Summer 2017 East Alps Trip: Intro

Hey all! I’ve been silent for quite a while, but I’m hoping to put out some regular content for the next few days as I do a series on my recent hiking trip in the Japanese East Alps (東アルプス). I envision the series as being part background on the the places I visited and part being a narrative of the events itself, with pictures of course! Stay tuned in the next few days. I hope to get out one post per day. Until then, here’s a brief overview of the trip.



Vacation was less than a week away and I knew without a doubt that I was going hiking (the decision was made easy by the fact that my bicycle is on a boat somewhere in the Pacific, so biking was out). But, as usual, I waited until the last minute to make any definite plans. I tend to justify this retrospectively by saying that I just enjoy flying by the seat of my pants, but maybe the truth is I’m just a bit lazy about it. With days to go, I had to answer the question, where would I go?

Pulling up a map of the Tokyo area on Google and checking the various mountain ranges on the edges of the Kanto Plain, I found that Chichibu City (秩父市) in Saitama Prefecture (埼玉県) offered the fastest and cheapest access to the mountains. With the search thus narrowed, I now had to actually find a course. This time I googled Saitama hiking in Japanese and found some nice courses, but most of them were only a single day. I wanted to go hiking at least three days. The longest course I could find was Kumotori Yama (雲取山, “Cloud Catcher Mountain”), but it was only an overnight trip. I knew I needed to find a site with complete trail maps for the entire area so I could plan to my own specifications.

The answer came when I discovered Yamakei Online, which is easily the best website for planning hiking trips in Japan that I’ve discovered so far. It has complete trail maps for all of Japan’s major parks, with water access points, major landmarks, elevation, shelters, and mountain huts and lodges all marked. What’s more, you can plot your own trips by clicking on the points on the route that you want to take. Check out the plan I made for my trip here. There is one downside to the site, however — it’s only in Japanese! You’ve gotta have a pretty good grasp of the language to navigate the site with ease. For those who are interested, I am considering writing a tutorial on how to use the site even if you can’t read Japanese that well yet. Leave a comment below and let me know if you want me to write it.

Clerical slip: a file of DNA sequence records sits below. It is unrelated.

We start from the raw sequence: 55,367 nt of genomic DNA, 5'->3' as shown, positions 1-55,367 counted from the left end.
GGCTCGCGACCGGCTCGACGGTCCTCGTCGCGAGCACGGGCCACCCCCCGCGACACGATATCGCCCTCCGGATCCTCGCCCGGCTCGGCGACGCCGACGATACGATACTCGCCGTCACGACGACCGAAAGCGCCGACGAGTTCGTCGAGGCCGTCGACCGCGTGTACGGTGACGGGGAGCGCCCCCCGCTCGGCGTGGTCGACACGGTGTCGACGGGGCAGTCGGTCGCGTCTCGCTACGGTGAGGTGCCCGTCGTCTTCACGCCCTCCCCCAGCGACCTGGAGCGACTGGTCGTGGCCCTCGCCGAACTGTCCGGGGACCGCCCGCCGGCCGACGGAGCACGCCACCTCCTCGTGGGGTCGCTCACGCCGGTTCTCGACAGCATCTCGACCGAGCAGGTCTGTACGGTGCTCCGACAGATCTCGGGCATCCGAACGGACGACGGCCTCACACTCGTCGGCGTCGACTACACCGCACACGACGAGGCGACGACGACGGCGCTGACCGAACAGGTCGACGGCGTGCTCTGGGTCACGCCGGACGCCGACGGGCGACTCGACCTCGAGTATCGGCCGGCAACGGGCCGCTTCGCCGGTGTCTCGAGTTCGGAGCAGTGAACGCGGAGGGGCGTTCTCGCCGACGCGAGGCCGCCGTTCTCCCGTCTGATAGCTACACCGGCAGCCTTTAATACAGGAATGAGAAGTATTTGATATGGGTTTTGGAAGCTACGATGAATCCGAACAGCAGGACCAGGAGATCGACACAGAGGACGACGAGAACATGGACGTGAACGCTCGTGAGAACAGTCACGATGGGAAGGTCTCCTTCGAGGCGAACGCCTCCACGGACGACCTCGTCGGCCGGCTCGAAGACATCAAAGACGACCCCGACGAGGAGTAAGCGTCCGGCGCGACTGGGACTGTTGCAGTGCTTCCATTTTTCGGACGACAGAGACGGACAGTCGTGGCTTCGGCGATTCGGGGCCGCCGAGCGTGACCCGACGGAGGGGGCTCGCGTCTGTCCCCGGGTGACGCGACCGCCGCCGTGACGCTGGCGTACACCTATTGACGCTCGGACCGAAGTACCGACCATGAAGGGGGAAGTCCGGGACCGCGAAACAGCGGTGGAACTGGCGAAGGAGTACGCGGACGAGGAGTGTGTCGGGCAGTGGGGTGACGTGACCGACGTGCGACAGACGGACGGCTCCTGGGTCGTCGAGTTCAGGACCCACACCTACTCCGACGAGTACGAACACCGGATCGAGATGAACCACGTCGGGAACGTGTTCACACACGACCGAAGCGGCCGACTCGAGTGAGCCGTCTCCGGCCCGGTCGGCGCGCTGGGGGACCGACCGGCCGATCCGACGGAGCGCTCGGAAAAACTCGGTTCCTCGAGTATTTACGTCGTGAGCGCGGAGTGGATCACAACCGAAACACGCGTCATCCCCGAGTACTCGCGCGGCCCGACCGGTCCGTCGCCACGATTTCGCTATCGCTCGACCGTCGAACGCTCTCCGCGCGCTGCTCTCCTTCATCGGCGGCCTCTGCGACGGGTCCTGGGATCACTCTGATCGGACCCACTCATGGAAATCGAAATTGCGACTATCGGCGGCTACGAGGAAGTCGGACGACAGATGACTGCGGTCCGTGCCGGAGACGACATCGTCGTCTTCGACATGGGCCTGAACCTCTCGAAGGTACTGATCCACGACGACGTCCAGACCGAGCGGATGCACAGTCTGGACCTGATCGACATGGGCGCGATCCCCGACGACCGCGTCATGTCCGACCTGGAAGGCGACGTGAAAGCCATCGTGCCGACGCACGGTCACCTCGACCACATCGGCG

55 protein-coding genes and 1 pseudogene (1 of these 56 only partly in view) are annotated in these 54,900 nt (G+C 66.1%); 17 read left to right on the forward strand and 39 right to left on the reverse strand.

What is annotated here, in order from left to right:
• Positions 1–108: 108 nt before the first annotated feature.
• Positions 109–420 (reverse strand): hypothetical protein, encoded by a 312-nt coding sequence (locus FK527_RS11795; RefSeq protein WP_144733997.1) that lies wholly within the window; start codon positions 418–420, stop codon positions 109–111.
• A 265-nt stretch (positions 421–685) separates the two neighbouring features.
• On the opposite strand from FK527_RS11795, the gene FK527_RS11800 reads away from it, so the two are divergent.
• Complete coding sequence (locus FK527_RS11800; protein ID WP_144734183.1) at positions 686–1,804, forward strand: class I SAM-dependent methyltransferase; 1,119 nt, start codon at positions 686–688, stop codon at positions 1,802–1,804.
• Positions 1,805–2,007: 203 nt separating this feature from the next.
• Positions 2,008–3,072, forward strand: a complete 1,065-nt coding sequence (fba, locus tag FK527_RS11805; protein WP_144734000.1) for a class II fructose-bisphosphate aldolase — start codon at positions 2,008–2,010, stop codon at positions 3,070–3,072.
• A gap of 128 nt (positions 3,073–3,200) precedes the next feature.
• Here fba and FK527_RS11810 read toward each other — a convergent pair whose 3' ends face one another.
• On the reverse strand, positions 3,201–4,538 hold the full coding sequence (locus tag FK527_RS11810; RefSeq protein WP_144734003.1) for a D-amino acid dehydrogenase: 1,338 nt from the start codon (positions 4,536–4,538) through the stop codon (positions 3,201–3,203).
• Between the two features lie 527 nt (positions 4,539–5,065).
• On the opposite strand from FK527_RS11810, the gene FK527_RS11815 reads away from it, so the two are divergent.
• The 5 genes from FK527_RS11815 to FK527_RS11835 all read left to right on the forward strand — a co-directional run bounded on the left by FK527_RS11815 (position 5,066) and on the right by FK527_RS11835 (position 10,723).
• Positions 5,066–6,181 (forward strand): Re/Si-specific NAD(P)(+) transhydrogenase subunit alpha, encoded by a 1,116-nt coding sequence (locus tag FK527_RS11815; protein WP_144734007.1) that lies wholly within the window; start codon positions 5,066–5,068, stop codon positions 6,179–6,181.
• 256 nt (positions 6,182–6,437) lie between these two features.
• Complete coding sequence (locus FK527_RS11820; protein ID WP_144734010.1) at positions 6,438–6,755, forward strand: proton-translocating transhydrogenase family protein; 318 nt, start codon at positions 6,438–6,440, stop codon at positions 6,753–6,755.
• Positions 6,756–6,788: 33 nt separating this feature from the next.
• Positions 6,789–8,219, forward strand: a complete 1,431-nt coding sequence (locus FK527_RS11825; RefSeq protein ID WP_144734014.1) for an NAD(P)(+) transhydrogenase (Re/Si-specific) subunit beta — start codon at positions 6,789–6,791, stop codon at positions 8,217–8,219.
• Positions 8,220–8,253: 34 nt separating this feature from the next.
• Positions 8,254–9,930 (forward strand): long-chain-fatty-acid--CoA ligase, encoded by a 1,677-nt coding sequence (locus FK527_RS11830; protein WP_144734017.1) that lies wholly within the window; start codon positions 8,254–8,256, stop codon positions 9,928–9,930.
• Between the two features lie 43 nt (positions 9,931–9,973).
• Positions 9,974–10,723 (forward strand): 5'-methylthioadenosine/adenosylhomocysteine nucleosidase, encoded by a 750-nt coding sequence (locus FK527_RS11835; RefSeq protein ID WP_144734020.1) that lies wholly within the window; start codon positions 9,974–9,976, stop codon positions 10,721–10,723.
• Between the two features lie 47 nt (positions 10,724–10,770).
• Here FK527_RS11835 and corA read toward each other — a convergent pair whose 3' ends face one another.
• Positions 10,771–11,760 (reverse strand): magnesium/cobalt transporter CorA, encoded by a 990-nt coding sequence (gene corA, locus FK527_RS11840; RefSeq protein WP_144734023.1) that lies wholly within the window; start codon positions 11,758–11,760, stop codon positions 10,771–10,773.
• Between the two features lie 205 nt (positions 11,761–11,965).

So what trip did I decide on? A 50 km trek from Taiyôji Temple (太陽寺, “Broad Sun Temple”) to Kobushi ga Take (甲武信ヶ岳, “Peak of the Armored Warrior’s Fidelity”) and then down to Nishizawa Gorge (西沢渓谷, “Eastmarsh Gorge”) to catch the bus back to civilization.

The map of my course. To view in greater detail, click here and scroll down until you see the map.
The change in elevation over the course of the trip.
Course Statistics
Horizontal distance 50.8km Course time 30 hours
Cumulative change in elevation (up) 6,193m Cumulative change in elevation (down) 5,393m

I was set to go and psyched up. I had work on Saturday, Sunday I would buy supplies, and Monday I would catch a train to Chichibu bright and early. Only one thing: I had to check the weather of course. Fast forward to Sunday night. Bag is packed, alarm is set, transportation itinerary is planned. One small problem, though. According to the weather report, a typhoon was scheduled to hit Monday. But was that gonna stop me?

This post is part one in a multi-part series. Click the buttons below to navigate to the other posts in this series.

© 2017 Brian Heise

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